Landmark reforms that will boost recycling, tackle plastic pollution and reduce litter have taken a step forward this week (Wednesday 24 March) as ministers from across the UK unveil the latest proposals to overhaul the waste and resources sector.
Powers in the Government’s landmark Environment Bill could be used to make manufacturers more responsible for the packaging they produce and incentivise consumers to recycle more.
- A Deposit Return Scheme for drinks containers: consumers will be incentivised to take their empty drinks containers to return points hosted by retailers. Every year across the UK, consumers go through an estimated 14 billion plastic drinks bottles, nine billion drinks cans and five billion glass bottles. The scheme would cover England, Wales and Northern Ireland, with a separate scheme already under development in Scotland.
- Extended Producer Responsibility for packaging: manufacturers will pay the full costs of managing and recycling their packaging waste, with higher fees being levied if packaging is harder to reuse or recycle. In 2019, approximately 11.7 million tonnes of packaging was placed on the UK market. We must ensure that more of this recyclable or reusable. The scheme is being developed on a UK-wide basis.
The third of our major reforms, will see the introduction of consistent recycling collections for all households and businesses in England. This will also be going out to consultation shortly.
Lesley Griffiths, Minister for Environment for the Welsh Government, said:
“I am very pleased to move to the next round of our joint consultations on the preferred design of a deposit return scheme for drink containers, and extended producer responsibility for packaging waste.
The ,schemes are fundamental to our efforts to decrease waste, increase recycling and tackle plastic pollution and littering. As set out in our recently published Beyond Recycling strategy, they are key commitments which support our move to a Circular Economy, as part of our aim to be a zero waste and zero carbon nation by 2050.
“I welcome views from all stakeholders on our proposals, and look forward to hearing the views of respondents once the consultation is complete.”
Environment Secretary George Eustice said:
“Through our world-leading Environment Bill we are transforming the way we deal with waste.
“Tackling plastic pollution lies at the heart of our efforts, and we have already taken steps to ban microbeads, cut supermarket sales of single-use plastic bags by 95% and prohibit the supply of plastic straws, stirrers and cotton buds.
“These new changes will further ensure that more of what we consume is recycled and reused. They will stimulate the creation of alternatives to single-use plastics and establish consistent rules to help people recycle more easily across the country.”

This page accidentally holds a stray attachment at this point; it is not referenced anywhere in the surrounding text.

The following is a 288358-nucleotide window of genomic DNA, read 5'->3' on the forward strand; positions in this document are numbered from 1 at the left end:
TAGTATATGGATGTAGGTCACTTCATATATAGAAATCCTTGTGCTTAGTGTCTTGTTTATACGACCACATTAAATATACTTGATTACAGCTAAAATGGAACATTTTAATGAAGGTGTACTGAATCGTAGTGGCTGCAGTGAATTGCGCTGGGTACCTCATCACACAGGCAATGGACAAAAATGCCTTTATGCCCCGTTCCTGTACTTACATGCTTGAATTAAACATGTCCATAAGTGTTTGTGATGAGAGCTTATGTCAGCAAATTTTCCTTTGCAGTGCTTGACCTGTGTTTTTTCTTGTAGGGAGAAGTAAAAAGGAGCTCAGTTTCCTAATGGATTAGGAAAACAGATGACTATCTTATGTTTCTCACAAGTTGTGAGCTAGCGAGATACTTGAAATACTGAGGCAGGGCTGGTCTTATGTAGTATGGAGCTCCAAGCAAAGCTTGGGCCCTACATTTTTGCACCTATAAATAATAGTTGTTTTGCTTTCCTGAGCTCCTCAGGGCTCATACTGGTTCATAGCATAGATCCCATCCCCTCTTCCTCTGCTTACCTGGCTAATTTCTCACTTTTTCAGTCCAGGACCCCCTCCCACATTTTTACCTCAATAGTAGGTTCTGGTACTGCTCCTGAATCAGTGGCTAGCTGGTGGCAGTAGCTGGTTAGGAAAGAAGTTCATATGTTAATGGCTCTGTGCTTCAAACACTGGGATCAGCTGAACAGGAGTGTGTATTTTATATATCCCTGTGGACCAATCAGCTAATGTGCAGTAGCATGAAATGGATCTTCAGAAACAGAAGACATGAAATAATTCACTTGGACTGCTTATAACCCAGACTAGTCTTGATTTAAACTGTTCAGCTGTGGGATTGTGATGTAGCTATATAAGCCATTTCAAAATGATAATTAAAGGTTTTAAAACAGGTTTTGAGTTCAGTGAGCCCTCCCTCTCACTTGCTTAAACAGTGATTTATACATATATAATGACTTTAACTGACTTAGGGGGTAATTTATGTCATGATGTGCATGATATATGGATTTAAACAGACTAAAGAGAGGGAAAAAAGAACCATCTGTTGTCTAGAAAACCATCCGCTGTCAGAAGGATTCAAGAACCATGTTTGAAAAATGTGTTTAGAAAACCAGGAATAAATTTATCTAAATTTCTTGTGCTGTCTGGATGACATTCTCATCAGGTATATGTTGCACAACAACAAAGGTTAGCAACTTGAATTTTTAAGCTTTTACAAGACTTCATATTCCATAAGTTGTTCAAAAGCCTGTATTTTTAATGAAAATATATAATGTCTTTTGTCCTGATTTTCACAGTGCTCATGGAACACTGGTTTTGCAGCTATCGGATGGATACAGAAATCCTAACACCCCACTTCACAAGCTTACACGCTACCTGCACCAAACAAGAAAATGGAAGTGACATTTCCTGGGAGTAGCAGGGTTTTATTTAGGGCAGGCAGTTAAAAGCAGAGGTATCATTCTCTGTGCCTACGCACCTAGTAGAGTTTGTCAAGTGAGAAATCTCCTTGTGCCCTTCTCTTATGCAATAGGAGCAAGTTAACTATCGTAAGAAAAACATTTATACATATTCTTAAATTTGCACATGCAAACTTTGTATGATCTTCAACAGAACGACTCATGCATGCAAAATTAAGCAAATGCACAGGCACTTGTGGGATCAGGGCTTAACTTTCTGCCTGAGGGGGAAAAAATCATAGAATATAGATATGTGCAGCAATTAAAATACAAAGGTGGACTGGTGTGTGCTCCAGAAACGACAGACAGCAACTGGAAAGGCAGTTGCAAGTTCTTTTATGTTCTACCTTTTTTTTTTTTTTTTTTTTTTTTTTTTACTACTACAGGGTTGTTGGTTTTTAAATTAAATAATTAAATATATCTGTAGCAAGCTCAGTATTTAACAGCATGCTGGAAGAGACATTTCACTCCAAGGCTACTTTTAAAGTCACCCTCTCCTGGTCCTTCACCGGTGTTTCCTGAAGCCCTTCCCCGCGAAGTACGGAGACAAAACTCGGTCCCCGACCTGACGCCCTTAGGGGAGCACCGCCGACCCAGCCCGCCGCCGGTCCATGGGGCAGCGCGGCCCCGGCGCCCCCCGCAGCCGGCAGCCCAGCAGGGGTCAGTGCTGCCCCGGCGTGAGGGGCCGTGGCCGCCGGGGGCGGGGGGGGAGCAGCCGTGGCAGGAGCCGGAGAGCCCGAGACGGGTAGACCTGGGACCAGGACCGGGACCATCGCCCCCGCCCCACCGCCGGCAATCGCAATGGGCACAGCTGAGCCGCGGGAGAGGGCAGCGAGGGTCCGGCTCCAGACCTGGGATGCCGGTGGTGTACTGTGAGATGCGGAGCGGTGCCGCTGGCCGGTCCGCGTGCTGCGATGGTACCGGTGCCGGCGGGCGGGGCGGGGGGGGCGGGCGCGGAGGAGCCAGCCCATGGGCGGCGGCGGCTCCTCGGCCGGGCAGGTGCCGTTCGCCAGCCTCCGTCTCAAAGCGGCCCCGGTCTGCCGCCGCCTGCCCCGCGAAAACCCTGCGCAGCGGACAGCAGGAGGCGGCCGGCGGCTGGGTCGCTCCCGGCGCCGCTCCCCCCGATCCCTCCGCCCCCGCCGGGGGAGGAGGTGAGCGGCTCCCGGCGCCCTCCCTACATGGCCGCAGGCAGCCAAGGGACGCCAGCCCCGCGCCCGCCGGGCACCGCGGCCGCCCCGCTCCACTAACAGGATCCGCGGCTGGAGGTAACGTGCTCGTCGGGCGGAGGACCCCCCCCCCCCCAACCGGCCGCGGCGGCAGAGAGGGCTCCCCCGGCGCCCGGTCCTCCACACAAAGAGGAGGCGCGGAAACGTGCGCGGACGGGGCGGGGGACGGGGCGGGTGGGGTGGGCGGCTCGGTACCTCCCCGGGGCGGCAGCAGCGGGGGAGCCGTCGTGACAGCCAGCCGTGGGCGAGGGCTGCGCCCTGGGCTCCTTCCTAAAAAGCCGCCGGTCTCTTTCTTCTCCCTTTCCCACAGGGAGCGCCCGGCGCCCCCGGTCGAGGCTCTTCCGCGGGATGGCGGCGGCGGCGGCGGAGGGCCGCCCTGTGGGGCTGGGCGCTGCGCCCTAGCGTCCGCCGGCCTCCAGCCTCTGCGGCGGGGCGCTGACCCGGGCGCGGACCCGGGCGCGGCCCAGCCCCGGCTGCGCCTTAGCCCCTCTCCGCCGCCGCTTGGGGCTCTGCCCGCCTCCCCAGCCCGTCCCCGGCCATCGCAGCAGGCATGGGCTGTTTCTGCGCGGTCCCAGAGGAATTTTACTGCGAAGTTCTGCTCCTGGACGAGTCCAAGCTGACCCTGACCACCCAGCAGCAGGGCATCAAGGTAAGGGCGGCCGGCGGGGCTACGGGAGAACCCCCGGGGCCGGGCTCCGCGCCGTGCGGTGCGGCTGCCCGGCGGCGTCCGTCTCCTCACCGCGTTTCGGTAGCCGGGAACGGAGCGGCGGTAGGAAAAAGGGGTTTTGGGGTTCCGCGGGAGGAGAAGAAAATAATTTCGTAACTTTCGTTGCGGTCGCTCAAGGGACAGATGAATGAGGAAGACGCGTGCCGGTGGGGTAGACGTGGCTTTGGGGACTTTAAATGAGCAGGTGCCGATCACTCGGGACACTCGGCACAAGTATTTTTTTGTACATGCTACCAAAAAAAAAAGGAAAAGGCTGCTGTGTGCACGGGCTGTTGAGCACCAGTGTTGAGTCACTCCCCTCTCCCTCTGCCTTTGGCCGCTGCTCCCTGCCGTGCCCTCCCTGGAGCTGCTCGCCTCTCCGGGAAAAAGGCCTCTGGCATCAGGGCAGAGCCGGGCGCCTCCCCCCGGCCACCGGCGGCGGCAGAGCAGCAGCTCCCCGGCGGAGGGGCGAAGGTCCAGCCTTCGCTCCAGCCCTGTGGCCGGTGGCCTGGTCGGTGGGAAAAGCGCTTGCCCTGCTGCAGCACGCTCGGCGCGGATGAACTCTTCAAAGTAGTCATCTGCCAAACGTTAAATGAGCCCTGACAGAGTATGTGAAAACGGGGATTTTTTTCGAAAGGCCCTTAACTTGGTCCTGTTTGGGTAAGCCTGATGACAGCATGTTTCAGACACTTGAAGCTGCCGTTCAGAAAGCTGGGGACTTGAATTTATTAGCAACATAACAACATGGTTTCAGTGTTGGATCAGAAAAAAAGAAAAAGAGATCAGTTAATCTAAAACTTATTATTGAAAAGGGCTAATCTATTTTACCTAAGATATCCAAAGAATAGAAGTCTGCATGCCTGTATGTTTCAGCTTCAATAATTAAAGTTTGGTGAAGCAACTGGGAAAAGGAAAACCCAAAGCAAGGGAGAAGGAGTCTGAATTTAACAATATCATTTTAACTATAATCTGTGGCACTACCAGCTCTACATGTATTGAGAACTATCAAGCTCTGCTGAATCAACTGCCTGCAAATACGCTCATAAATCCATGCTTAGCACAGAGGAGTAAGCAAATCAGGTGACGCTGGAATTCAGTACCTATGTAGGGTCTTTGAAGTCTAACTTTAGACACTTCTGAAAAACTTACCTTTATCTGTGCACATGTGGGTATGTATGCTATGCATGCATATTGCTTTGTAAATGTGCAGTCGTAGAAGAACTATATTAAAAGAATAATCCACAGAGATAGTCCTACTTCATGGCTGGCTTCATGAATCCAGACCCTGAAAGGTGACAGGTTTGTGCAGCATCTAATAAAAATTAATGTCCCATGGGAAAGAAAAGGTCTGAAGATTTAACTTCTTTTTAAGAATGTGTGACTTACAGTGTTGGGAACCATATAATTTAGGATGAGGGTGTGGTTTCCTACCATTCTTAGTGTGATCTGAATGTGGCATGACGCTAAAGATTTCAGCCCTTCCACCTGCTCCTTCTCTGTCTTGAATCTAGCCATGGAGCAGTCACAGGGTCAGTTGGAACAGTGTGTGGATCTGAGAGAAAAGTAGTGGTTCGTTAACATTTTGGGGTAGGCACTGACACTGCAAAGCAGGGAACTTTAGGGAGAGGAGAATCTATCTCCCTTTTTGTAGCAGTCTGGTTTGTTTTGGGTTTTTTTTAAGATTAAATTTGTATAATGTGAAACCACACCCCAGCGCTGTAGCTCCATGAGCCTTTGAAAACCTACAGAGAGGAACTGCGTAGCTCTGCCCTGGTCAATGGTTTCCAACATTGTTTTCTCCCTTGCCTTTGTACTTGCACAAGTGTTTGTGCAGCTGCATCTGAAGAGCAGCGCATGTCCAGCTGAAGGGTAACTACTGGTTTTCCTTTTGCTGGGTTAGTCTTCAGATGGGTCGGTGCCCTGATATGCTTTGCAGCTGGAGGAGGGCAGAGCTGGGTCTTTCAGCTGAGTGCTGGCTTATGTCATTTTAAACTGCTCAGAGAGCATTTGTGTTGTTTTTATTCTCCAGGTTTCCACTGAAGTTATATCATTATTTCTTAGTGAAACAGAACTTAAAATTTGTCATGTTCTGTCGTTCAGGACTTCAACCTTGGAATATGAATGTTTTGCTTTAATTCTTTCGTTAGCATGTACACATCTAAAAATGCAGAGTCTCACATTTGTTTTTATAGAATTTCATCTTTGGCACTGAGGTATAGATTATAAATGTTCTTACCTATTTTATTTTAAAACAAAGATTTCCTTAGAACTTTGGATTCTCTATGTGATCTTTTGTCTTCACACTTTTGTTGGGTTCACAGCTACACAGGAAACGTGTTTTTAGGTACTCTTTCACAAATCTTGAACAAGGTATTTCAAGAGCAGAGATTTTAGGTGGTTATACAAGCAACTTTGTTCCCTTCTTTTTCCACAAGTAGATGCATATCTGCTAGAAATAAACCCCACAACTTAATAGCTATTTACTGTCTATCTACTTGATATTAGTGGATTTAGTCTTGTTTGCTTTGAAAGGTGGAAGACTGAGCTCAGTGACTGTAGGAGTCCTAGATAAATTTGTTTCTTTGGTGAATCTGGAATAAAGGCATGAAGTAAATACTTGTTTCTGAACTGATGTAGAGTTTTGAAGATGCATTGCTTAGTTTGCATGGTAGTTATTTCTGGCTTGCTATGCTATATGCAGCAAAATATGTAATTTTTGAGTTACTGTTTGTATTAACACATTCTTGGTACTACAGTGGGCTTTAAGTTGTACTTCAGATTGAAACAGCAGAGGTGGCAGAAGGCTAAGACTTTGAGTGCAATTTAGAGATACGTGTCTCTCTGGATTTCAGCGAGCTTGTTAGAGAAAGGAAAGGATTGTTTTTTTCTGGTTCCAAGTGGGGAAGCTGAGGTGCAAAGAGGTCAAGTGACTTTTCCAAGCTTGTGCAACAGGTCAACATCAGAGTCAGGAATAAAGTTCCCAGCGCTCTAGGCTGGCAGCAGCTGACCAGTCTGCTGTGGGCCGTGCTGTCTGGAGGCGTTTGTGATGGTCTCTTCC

Together this action will help the UK build back better and greener from the pandemic, and boost our global leadership in tackling climate change and plastic pollution, as hosts of major climate summit COP26 this year, President of the G7 and a key player in the UN Biodiversity Conference this autumn (CBD COP15).
The packaging changes are being developed on a UK-wide basis, while the Deposit Return Scheme will cover England, Wales and Northern Ireland. A separate scheme is already under way in Scotland, and administrations will work to ensure compatibility between the schemes.
Scotland’s Environment and Climate Change Secretary, Roseanna Cunningham, said:
“In Scotland, we are committed to transitioning towards a net zero society by 2045 and tackling our throwaway culture.
“We have consistently led the way in building a more circular economy. We were the first in the UK to pass legislation introducing a Deposit Return Scheme for single-use drinks cans and bottles, as well as banning plastic-stemmed cotton buds.
“But we also have to tackle the production of materials at source. The Extended Producer Responsibility scheme will help encourage more sustainable packaging design, promote reuse and recycling, and require producers to be part of the solution to dealing with materials at the end of their life.
“It is all part of a truly circular economy, one which presents enormous economic opportunities for Scotland and will help deliver our green recovery from the COVID-19 pandemic.”
Edwin Poots, Minister of Agriculture, Environment and Rural Affairs in Northern Ireland, said:
“With a shocking 1.3 million items of litter on the streets in Northern Ireland at any one time – almost half of which is littered packaging including drink cans, plastic bottles, confectionery and crisp wrappers – we need to move now to tackle this problem, ”
“The consultation on a deposit return scheme builds on overwhelming public support in Northern Ireland for such an initiative, and a well-designed scheme would make it easy for consumers to return drinks containers for recycling and to reduce littering. It can also create high-value, uncontaminated recycling streams which should advantage UK producers and incentivise investment in the sector.
“Extended Producer Responsibility would place full responsibility on producers of packaging and a shift in costs to producers of around £35 million per year – a significant saving to Northern Ireland’s public purse. Modulated fees will be designed to reward producers who use easily recycled packaging and to penalise producers who use hard-to-recycle packaging.”